Wednesday, May 31, 2006

Adventures in Bureaucracy

I don't have a great history with bureaucracy. When the karmic wheel comes around for me and its time for me to pay a traffic ticket, register my car, change my address on a form, or really, do anything that requires the cooperation of the State of California, the end result as of late is bound to include me screaming at the heavens or Showcase, or really whoever is around to hear me, that the world is run by C-students. Imagine the raw exasperation on Showcase's face as he attempted to explain over and over again to phone monkey after phone monkey, that the state's $6000 tax judgement against him was actually due to a typo of the misplaced decimal point variety. Imagine the tilt that simmered below the surface as I tried to make the guy on the other end of the line at the DMV who had maybe a sixth grade comprehension level of the English language understand that I did indeed pay that $35.00 parking ticket so there shouldn't be any hold on my vehicle registration, which is why I got pulled over in Beverly Hills and fined $718 for expired tags and was about to be dragged into court.

Why should collecting a few unemployment checks be any different?

Long story short, I made an honest mistake. I didn't put my resume online in the California State Job Bank by a certain deadline. I didn't do it, because I didn't know it was some sort of federal requirement. You'd think they'd warn you about these things with a notice in big red lettering or something. Ed McMahon gets the big red lettering but not the government? However, once I found out that was the case, I took the five minutes and did it. It's not like the job bank was ever going to help me, unless I wanted a new career in distributing flyers or selling things on Ebay. At least that's the sort of spam that's ended up in my inbox since putting it up there.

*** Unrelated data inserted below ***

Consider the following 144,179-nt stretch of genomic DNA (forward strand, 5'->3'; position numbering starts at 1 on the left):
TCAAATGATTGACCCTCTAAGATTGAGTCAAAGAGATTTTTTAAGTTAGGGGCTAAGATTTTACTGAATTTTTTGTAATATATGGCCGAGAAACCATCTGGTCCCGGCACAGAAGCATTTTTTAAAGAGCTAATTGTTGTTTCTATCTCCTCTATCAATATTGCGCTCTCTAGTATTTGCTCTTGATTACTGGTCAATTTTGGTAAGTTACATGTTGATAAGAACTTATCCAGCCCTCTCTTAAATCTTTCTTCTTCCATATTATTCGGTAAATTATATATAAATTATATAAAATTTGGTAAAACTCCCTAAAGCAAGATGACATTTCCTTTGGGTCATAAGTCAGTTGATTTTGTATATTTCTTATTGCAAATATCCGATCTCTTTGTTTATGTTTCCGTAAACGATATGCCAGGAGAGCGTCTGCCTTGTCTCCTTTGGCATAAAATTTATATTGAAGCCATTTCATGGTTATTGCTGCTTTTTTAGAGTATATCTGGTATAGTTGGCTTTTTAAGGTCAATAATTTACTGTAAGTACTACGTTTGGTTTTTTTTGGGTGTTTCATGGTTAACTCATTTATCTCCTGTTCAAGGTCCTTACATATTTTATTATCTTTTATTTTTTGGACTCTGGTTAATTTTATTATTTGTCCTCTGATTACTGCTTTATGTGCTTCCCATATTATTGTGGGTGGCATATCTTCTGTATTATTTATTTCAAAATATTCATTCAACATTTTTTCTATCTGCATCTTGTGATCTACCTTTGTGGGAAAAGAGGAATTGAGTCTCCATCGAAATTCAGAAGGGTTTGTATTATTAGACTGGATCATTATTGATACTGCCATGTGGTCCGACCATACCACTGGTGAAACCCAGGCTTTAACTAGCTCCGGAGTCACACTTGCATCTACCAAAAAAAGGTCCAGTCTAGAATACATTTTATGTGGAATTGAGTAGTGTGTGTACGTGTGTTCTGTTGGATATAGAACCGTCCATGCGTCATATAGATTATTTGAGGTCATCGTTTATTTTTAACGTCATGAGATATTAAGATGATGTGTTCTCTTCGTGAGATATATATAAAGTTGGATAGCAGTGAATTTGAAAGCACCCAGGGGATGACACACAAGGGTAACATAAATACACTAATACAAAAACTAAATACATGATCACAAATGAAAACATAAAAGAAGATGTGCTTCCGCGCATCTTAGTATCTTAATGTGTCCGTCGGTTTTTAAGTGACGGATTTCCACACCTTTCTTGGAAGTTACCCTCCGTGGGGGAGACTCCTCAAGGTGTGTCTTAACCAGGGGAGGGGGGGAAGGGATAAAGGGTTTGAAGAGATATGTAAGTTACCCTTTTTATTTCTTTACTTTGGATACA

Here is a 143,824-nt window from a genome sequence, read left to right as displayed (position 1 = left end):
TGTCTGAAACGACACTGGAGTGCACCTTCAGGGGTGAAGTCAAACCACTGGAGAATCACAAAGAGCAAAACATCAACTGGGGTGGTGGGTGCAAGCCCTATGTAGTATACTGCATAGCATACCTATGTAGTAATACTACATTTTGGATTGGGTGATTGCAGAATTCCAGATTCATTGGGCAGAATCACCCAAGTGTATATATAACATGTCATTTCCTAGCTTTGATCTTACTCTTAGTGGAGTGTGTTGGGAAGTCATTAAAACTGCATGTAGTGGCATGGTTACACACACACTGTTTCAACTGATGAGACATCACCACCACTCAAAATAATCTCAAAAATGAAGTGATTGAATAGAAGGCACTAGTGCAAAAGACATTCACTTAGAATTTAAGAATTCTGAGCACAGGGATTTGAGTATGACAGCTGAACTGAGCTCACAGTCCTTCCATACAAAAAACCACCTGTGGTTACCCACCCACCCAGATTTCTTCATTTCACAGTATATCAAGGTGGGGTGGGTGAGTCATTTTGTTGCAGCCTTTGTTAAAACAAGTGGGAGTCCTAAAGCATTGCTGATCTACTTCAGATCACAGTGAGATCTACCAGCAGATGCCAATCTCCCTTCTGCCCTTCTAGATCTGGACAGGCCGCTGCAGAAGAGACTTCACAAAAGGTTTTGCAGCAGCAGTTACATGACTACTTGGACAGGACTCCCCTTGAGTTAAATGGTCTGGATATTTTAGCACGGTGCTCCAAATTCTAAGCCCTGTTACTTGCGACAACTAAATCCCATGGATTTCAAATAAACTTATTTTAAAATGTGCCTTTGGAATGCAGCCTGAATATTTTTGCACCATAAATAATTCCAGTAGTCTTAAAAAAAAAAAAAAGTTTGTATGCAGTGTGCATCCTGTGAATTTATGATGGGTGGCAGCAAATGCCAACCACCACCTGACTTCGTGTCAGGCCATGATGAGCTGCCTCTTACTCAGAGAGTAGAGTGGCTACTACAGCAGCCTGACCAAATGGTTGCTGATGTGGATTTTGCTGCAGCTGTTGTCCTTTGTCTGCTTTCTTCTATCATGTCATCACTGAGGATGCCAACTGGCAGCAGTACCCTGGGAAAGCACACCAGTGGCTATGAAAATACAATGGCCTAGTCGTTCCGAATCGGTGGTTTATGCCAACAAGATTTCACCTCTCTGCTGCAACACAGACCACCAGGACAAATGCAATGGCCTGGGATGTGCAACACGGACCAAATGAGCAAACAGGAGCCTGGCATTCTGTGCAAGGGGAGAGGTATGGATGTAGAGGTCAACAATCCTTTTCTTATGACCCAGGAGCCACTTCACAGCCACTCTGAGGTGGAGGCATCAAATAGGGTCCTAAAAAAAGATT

Well my mistake got me DQed from a month's worth of unemployment checks before I realized and fixed my mistake. I got re-registered, so my checks would come from now on, but there were four weeks in there that I wouldn't be paid for. That's $1800. I needed that money back and now.

Last month I got a guy with at least a somewhat average IQ on the phone at the EDD. I explained my situation and he told me I should appeal. He sent the foms out to me, but not before pronouncing the word "resume" like "re-zoom" at least half a dozen times during the course of our conversation.

"It's pronounced reh-zoom-ay."
"No it's not."
"Uh... yes, it is."
"There's more than one way to pronounce it."
"No, there isn't."
"Yes, there is."

I give up.

So I wrote a letter of appeal and got denied. I decided to appeal the appeal and appear before an administrative judge, really the last stop in the process because (a) it was an honest mistake (b) I'm an intelligent person and if I can't figure this shit out, well God help the rest of the population and (c) I'm a 28 year old blonde girl from the west side who is clearly not trying to cheat the system ;) My appointment was yesterday morning at 11:30. Not in a court of law, but in a conference room in Inglewood, a dicey southern 'burb of Los Angeles, home to the Great Western Forum, the Hollywood Park Casino, and a healthy dose of gang violence.

In life, as in poker, sometimes it's all about your seat draw.